Review by: TheDudeVonDoom

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Avg Rating: 4.1
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Size: pages
Price: 2.99

Now here’s a character who’s cursed on so many levels. There’s a
character who has an awesome purpose and portrayal, and yet has never
been executed and written to his full potential. There have been some
worthwhile stories (i.e. Ennis’ Trail of Tears), but only a handful in
comparison to the Spirit of Vengeance’s crap career. That all might
change, now, and it couldn’t have come at a more ironic time.

Ever since he jumped on board what was surely a sinking ship at the
time, Jason Aaron has been steering the Rider into a direction that is,
so the detective says, obvious in hindsight. I mean, come on: if any
Marvel character deserves to be a legacy character – besides, say, Iron
Fist or Captain America – it’s the Spirit of Vengeance. Aaron does one
better, though, and explains (and shows) that there are said spirits
all across the world, ever since the Great Flood. Out of this brilliant
revelation comes flaming fighter pilots and infernal G-Men and the
Apache Spirit of Vengeance on a flaming horse, screaming “KI-YI-YI-YI.”
Awesome, I know.

That’s when things sober up and come back to the present day, where
there are no Ghost Riders at all. You read right: the current Ghost
Rider status quo is that there aren’t any anymore, thanks to the angel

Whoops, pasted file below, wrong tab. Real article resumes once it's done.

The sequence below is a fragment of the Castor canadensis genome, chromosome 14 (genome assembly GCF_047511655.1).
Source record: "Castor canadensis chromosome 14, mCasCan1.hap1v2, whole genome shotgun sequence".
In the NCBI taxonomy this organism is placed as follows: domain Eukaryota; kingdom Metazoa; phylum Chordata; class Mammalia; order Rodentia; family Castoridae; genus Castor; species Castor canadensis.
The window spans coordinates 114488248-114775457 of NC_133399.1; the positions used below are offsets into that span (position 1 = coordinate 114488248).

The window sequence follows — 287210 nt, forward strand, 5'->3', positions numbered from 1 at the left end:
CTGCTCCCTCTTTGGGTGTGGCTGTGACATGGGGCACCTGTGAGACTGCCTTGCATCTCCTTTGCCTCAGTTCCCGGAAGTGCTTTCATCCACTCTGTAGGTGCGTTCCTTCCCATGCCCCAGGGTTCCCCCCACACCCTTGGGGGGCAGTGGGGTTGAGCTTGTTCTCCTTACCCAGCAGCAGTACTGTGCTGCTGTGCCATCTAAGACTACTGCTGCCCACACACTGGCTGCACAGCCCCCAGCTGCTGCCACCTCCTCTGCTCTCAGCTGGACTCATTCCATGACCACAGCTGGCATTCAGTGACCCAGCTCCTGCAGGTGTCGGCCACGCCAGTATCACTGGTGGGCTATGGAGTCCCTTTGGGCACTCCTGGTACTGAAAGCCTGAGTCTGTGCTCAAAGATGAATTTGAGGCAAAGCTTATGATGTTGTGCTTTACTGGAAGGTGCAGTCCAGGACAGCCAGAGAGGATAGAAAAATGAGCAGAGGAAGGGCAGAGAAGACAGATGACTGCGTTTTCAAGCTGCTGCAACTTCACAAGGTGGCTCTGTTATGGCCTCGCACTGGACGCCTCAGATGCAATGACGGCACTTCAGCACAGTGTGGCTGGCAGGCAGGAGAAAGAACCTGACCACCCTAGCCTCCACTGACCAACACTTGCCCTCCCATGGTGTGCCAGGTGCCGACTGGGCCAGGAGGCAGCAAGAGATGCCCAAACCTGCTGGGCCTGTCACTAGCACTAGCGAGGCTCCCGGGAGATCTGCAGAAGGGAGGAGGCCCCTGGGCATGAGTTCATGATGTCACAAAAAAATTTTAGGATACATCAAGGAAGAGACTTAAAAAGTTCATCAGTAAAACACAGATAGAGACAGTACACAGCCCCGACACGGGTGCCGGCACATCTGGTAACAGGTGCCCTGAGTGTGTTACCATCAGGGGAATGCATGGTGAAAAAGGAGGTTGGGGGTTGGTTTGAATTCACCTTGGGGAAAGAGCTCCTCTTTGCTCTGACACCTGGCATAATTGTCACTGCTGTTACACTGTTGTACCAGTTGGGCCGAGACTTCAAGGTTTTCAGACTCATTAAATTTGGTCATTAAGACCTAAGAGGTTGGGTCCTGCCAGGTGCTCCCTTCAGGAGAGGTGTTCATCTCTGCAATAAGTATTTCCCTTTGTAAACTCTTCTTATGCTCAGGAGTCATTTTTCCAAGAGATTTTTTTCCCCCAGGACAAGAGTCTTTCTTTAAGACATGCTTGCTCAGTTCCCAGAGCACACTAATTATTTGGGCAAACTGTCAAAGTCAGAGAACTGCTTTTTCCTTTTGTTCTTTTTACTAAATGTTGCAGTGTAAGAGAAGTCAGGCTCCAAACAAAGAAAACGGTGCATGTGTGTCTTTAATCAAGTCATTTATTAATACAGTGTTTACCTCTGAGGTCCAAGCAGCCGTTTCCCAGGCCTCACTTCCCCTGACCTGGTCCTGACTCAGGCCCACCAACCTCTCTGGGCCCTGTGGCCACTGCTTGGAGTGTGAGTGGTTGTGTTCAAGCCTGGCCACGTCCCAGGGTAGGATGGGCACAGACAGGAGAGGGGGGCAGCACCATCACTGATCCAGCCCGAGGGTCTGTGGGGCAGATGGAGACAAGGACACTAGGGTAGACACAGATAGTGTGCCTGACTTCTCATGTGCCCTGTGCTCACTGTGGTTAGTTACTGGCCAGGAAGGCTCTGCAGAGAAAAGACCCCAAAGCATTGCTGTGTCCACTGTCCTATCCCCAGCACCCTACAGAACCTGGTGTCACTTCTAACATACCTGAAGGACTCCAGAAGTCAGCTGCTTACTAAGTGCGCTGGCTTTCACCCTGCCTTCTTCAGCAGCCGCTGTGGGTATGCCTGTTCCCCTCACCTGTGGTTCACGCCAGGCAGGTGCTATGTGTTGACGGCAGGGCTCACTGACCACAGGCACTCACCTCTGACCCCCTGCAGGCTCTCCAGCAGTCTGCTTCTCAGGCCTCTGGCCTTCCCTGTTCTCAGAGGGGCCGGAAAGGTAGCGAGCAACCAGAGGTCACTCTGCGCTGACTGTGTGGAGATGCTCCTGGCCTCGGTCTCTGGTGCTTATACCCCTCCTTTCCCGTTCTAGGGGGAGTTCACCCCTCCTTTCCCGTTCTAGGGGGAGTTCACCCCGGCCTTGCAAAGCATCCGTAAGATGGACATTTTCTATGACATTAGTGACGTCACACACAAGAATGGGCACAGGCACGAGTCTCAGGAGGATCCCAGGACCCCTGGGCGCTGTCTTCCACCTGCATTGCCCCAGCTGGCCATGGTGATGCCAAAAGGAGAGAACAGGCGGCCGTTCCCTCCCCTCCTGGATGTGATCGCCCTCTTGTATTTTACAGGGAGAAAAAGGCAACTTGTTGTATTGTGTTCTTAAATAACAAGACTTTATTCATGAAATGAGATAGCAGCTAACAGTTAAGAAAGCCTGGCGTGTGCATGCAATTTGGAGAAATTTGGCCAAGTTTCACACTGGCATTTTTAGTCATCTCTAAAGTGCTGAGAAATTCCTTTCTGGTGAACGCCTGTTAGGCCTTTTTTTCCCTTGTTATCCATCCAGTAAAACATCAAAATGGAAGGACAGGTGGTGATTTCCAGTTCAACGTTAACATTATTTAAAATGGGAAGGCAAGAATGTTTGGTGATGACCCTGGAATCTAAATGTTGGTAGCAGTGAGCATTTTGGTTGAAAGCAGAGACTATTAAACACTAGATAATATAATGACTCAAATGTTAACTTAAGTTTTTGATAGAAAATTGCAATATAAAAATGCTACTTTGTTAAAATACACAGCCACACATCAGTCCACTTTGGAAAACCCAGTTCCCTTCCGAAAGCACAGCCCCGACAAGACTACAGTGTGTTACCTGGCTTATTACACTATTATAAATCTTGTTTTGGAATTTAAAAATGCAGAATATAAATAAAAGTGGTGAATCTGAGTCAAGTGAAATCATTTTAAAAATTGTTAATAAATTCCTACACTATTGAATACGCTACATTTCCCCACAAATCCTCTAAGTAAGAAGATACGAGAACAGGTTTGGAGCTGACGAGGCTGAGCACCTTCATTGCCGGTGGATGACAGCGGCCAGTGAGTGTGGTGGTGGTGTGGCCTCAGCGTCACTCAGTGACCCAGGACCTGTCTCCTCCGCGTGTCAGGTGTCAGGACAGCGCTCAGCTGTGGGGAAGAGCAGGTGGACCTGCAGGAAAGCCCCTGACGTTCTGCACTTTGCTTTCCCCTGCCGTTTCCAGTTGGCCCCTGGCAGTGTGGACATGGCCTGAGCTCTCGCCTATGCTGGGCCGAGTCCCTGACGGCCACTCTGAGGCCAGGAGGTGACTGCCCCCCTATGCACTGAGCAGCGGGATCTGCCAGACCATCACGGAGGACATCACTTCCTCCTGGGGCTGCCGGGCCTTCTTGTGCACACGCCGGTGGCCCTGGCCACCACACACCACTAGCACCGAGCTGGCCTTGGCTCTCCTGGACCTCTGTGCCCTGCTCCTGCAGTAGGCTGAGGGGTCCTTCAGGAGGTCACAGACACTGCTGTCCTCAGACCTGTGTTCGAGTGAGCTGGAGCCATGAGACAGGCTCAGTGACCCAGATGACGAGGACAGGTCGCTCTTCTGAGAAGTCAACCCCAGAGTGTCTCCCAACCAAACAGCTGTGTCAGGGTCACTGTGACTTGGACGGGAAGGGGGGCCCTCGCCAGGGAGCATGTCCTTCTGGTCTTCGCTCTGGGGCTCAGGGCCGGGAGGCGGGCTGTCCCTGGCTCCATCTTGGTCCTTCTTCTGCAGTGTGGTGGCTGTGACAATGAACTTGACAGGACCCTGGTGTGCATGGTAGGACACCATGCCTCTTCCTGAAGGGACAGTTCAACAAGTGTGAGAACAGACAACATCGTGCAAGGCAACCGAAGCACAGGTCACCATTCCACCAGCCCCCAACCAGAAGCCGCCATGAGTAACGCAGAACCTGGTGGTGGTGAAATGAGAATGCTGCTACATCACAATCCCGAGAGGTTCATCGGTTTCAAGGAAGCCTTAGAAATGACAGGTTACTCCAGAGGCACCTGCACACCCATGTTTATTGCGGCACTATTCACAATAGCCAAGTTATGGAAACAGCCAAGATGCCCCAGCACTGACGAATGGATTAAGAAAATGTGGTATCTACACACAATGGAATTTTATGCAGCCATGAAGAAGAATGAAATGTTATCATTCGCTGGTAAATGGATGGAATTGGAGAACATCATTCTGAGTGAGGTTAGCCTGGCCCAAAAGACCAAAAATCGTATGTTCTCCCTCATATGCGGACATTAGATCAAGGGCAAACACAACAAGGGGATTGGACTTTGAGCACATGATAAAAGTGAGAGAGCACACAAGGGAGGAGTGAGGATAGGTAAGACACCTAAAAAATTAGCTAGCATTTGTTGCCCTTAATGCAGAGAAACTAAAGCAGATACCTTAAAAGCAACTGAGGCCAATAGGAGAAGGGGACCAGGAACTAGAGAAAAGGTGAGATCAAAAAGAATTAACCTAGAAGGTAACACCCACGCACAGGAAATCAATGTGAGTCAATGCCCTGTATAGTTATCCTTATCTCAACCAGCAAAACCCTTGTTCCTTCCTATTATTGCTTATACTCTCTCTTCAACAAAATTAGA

Zadkiel, who I admittedly am still having a hard time trying to give a
damn about. The main narrator and protagonist for this issue is the
caretaker’s granddaughter, who resembles many of the girls I date: red
hair, Catholic, and has a name that I didn’t bother to remember. Point
is, she is the new wildcard against Zadkiel, and it looks like she will
be carrying the symbolic torch of the spirit of vengeance. Oh, and
there’s some lunatic that is running around killing perfectly pious
people and giving all Zangief lookalikes a band name. (Trust me, the
issue is much cooler than I’m making it out to be.)

To illustrate all this Awesome Across History and the uncertain future
sure does seem like a helluva task for any artist. Fortuantely, Tony
Moore manages to pull off such feets wonderfully. The images are sharp
and modest – a welcomed look after Aaron’s previous arc – while still
having enough expression and animation needed for this kind of book.
The man has a knack for details, while still putting just enough
emphasis on every drop of blood and tears. And fire, of course.

For those of you who have always been interested in Ghost Rider, but
have been too fearful to do so after seeing older comics and the movie,
now is the best time to saddle up and ride. All I can say at this point
is, “yippie-aye-fuckin-A”

Story: 4 - Very Good
Art: 4 - Very Good

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